This article was posted on Tuesday, Nov 01, 2016

Q: I want to sell my rental property but I have a tenant living there. They are in a one-year lease that doesn’t terminate until June. Can I break the lease by selling the property?
A: No, you cannot break the lease at the time of the sale unless your lease specifically states otherwise. You may sell the property tenant occupied, try to negotiate an earlier termination date, or try to buy the tenant out of the lease. Selling a property tenant occupied limits the number of buyers willing to purchase the property. The buyer would most likely be an investor or a person willing to wait until the lease has expired to move into the property. You also may want to speak to the tenant and ask if they would be willing to break the lease, or offer to buy them out of the lease.  

Q: I plan on selling my rental property in the City of San Diego. My tenant is on a month to month agreement. What notice do I serve my tenant to get them out before I sell?
A: You will need to serve a 30 Day Notice to Quit, a 60 Day Notice to Quit, a 60 Day Notice to Quit this Cause, or a 90 Day Notice to Quit with Cause. If the tenant has lived in the unit for less than one year, then you will need to give the tenant a 30 Day Notice to Quit. If the tenant has been in the property for more than one year but less than two years, then you will need to give the tenant a 60 Day Notice to Quit. If your tenant has rented the property for more than two years, then you must give the tenant a 60 Day Notice to Quit with Cause. In the City of San Diego, tenants that have occupied a unit for longer than two years are entitled to know why the landlord is terminating their tenancy under the Tenants Right to Know Ordinance (San Diego Municipal Code Chapter 9, §98.0730). If your tenant receives Section 8 housing, then you must give 90 Day Notice to Quit with Cause.  If you choose to serve a Notice to Quit, then you should contact an attorney’s office to make sure you have the proper language in your notice.  

Q: I am selling my rental property and have already opened escrow. The buyers just informed me that they do not want to keep the tenant. What type of notice do I serve?
A: You may serve a 30 Day Notice to Quit if all of the following conditions apply: A.) You entered into a contract to sell the rental property to a natural person(s); B.) The buyer intends to reside in the rental property for at least one year following the termination of the tenancy in the property; C.) You have established an escrow with an escrow company licensed by the Department of Corporations, Department of Insurance or a licensed Real Estate Broker;

D.) Escrow was opened 120 or fewer days prior to the delivery of this Notice; E.) Title to the Premises is separately alienable from any other dwelling unit (I.e., It is a single· family unit or condominium); and F.) The tenant has not previously been given a notice of termination of tenancy.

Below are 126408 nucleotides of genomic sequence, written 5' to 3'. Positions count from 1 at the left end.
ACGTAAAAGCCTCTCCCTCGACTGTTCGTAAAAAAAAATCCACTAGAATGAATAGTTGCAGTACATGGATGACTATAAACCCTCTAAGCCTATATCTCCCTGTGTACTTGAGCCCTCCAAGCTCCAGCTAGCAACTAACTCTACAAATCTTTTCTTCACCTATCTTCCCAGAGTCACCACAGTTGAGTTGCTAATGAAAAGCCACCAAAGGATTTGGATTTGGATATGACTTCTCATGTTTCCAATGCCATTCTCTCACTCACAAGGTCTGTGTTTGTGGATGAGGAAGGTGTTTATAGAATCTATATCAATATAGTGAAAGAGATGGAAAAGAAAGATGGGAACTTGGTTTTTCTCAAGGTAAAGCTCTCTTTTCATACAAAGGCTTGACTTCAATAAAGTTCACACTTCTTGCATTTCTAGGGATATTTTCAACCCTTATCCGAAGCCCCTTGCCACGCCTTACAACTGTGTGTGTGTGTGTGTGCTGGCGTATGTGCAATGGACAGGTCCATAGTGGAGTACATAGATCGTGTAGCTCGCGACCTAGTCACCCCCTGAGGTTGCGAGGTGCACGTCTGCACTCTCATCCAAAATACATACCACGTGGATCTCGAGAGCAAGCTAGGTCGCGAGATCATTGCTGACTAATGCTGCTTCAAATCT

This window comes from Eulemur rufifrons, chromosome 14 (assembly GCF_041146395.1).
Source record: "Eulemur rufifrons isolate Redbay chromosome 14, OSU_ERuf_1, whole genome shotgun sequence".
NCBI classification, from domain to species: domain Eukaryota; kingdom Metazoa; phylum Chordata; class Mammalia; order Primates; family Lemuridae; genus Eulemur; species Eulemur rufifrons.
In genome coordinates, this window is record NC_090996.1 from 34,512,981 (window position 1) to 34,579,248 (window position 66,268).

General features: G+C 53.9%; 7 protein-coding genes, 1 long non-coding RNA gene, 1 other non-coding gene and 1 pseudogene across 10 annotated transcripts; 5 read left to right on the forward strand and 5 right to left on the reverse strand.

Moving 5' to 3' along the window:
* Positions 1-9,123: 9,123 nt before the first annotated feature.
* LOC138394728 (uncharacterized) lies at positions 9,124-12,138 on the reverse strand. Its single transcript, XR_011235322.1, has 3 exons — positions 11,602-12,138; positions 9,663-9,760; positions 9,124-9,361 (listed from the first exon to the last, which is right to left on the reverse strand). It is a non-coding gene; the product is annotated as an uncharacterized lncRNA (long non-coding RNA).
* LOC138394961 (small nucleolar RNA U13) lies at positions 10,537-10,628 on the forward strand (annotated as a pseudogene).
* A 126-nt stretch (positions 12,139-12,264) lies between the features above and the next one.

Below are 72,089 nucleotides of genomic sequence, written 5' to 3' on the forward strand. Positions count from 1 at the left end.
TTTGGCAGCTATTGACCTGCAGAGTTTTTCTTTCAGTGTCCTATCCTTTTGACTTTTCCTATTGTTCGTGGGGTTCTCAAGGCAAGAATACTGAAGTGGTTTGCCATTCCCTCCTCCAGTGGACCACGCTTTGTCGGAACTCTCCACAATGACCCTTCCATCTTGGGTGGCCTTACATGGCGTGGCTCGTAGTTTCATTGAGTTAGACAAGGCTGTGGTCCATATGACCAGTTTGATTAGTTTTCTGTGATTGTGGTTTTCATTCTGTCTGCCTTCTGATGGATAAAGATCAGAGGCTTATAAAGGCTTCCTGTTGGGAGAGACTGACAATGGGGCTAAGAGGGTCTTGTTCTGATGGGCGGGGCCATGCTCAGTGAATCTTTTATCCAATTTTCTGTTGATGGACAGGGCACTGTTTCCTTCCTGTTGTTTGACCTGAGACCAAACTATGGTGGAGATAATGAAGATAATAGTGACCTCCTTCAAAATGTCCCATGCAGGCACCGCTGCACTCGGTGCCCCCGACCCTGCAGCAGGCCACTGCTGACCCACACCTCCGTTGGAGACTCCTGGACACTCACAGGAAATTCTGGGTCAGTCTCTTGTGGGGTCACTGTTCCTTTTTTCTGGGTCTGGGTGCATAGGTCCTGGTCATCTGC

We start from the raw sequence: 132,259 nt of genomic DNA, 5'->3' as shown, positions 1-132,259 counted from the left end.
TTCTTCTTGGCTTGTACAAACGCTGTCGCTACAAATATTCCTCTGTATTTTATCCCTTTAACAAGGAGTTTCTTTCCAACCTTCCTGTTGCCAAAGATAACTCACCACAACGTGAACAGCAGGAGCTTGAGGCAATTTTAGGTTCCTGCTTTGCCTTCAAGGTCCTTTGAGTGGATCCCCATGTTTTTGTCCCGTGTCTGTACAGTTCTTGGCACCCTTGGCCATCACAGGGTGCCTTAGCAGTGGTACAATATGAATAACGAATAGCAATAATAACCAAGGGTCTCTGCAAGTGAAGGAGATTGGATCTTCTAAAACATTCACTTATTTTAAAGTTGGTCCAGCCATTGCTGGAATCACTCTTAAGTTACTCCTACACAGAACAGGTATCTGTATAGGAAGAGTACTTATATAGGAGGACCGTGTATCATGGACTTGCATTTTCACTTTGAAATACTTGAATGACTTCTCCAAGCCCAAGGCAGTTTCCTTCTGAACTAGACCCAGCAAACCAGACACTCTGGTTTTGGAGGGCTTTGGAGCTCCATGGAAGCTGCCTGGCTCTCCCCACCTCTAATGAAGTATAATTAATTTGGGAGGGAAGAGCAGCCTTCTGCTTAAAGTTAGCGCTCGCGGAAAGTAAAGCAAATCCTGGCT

Q: I am selling my property with my tenant still living there. What do I do to show the property to buyers?
A: It is difficult to schedule showings around a tenant. You must give the tenant 24 hours notice of the intent to show the property to prospective buyers. You may give the notice orally, in person, or by telephone if the owner or his or her agent has notified the resident in writing within 120 days of the oral notice that the property is for sale. You cannot force the tenant to allow you access to show the property. If the tenant will not give you reasonable access to show the property, then you will need to contact an attorney’s office for further direction.  Additionally, the landlord has the right to hold an open house while the property is tenant occupied. The landlord should speak to the tenant to find an agreeable date and time for an open house.  

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Q: My rental property is in escrow. Do I need to give the security deposit back to the tenant?
A: No, the security deposit and rental agreement will transfer to the new owner. The security deposit is to be handled in accordance with California law after the termination of a tenancy.  The new owner will take over the agreement that was previously signed. It will be the new owner’s responsibility to inform the tenant of the change in ownership.  

Attorney Franco Simone, of Simone & Associates and The Landlords’ Legal Center has been doing evictions for over 20 years.  He is also an adjunct law professor at the University of San Diego.  Mr. Simone’s office is open Monday- Friday from 9:00 AM to 5:00 PM.-  Tel: 619-235-6180, website: or email [email protected].